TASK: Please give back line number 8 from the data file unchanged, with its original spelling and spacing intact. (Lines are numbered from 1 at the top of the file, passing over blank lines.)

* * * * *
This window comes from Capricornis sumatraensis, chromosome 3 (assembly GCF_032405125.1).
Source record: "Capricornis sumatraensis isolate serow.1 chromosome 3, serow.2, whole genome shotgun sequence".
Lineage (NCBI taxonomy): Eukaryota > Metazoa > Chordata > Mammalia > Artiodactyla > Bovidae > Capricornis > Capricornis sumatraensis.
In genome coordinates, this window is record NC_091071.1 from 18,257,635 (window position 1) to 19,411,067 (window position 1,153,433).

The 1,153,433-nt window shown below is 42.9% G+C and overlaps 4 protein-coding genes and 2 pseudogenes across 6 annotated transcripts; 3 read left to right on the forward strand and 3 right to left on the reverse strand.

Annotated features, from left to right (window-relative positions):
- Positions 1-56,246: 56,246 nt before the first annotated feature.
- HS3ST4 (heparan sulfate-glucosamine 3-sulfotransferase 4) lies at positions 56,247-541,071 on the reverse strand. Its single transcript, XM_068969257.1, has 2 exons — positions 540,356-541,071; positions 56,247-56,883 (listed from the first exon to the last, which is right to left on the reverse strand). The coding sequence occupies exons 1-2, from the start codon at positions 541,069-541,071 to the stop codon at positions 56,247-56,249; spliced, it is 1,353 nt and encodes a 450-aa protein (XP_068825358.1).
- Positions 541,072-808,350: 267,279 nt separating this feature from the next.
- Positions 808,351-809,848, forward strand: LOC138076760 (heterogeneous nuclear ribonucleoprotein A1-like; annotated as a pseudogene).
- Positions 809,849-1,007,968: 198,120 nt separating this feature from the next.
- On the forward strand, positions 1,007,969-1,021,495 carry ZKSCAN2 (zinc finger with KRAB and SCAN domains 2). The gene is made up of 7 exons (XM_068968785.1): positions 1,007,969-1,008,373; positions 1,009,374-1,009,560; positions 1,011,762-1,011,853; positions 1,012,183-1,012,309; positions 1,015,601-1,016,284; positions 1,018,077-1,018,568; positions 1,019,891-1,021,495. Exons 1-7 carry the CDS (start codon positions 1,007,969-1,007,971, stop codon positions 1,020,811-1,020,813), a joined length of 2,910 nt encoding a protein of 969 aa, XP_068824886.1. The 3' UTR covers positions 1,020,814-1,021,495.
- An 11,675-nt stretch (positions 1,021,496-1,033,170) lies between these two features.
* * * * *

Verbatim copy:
- HS3ST4 (heparan sulfate-glucosamine 3-sulfotransferase 4) lies at positions 56,247-541,071 on the reverse strand. Its single transcript, XM_068969257.1, has 2 exons — positions 540,356-541,071; positions 56,247-56,883 (listed from the first exon to the last, which is right to left on the reverse strand). The coding sequence occupies exons 1-2, from the start codon at positions 541,069-541,071 to the stop codon at positions 56,247-56,249; spliced, it is 1,353 nt and encodes a 450-aa protein (XP_068825358.1).